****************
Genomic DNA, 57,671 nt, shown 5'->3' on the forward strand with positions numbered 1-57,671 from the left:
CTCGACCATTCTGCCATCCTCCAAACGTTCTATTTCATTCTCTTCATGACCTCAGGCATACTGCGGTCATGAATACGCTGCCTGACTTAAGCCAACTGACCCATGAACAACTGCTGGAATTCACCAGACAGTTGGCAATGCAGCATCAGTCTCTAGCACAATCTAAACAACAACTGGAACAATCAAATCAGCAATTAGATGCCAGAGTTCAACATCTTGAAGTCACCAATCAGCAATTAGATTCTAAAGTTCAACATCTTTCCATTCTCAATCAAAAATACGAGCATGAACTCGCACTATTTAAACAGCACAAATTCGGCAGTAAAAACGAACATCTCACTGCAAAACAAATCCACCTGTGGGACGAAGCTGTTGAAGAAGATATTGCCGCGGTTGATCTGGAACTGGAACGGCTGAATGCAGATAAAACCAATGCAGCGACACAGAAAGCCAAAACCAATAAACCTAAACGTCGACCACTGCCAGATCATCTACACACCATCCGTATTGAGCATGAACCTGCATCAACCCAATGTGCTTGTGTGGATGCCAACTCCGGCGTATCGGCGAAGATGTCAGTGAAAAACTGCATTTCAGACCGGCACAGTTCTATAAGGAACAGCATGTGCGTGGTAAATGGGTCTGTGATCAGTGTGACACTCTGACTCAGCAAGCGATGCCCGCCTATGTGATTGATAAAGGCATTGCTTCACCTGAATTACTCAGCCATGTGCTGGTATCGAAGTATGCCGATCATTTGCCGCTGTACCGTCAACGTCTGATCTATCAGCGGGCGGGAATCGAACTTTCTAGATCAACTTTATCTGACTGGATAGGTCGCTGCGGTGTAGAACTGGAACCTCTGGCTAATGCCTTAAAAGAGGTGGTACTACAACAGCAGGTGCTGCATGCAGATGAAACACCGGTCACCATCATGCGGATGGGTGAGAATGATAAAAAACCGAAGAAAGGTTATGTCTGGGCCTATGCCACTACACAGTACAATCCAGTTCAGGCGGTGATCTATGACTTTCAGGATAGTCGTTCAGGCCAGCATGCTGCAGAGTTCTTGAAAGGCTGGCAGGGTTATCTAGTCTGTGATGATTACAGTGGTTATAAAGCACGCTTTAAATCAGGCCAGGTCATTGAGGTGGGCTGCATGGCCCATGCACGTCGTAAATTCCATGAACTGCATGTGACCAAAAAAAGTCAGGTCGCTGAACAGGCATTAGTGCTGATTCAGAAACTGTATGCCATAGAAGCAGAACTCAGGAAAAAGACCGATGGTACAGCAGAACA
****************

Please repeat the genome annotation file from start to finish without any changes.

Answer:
Genomic DNA, 57,671 nt, shown 5'->3' on the forward strand with positions numbered 1-57,671 from the left:
CTCGACCATTCTGCCATCCTCCAAACGTTCTATTTCATTCTCTTCATGACCTCAGGCATACTGCGGTCATGAATACGCTGCCTGACTTAAGCCAACTGACCCATGAACAACTGCTGGAATTCACCAGACAGTTGGCAATGCAGCATCAGTCTCTAGCACAATCTAAACAACAACTGGAACAATCAAATCAGCAATTAGATGCCAGAGTTCAACATCTTGAAGTCACCAATCAGCAATTAGATTCTAAAGTTCAACATCTTTCCATTCTCAATCAAAAATACGAGCATGAACTCGCACTATTTAAACAGCACAAATTCGGCAGTAAAAACGAACATCTCACTGCAAAACAAATCCACCTGTGGGACGAAGCTGTTGAAGAAGATATTGCCGCGGTTGATCTGGAACTGGAACGGCTGAATGCAGATAAAACCAATGCAGCGACACAGAAAGCCAAAACCAATAAACCTAAACGTCGACCACTGCCAGATCATCTACACACCATCCGTATTGAGCATGAACCTGCATCAACCCAATGTGCTTGTGTGGATGCCAACTCCGGCGTATCGGCGAAGATGTCAGTGAAAAACTGCATTTCAGACCGGCACAGTTCTATAAGGAACAGCATGTGCGTGGTAAATGGGTCTGTGATCAGTGTGACACTCTGACTCAGCAAGCGATGCCCGCCTATGTGATTGATAAAGGCATTGCTTCACCTGAATTACTCAGCCATGTGCTGGTATCGAAGTATGCCGATCATTTGCCGCTGTACCGTCAACGTCTGATCTATCAGCGGGCGGGAATCGAACTTTCTAGATCAACTTTATCTGACTGGATAGGTCGCTGCGGTGTAGAACTGGAACCTCTGGCTAATGCCTTAAAAGAGGTGGTACTACAACAGCAGGTGCTGCATGCAGATGAAACACCGGTCACCATCATGCGGATGGGTGAGAATGATAAAAAACCGAAGAAAGGTTATGTCTGGGCCTATGCCACTACACAGTACAATCCAGTTCAGGCGGTGATCTATGACTTTCAGGATAGTCGTTCAGGCCAGCATGCTGCAGAGTTCTTGAAAGGCTGGCAGGGTTATCTAGTCTGTGATGATTACAGTGGTTATAAAGCACGCTTTAAATCAGGCCAGGTCATTGAGGTGGGCTGCATGGCCCATGCACGTCGTAAATTCCATGAACTGCATGTGACCAAAAAAAGTCAGGTCGCTGAACAGGCATTAGTGCTGATTCAGAAACTGTATGCCATAGAAGCAGAACTCAGGAAAAAGACCGATGGTACAGCAGAACA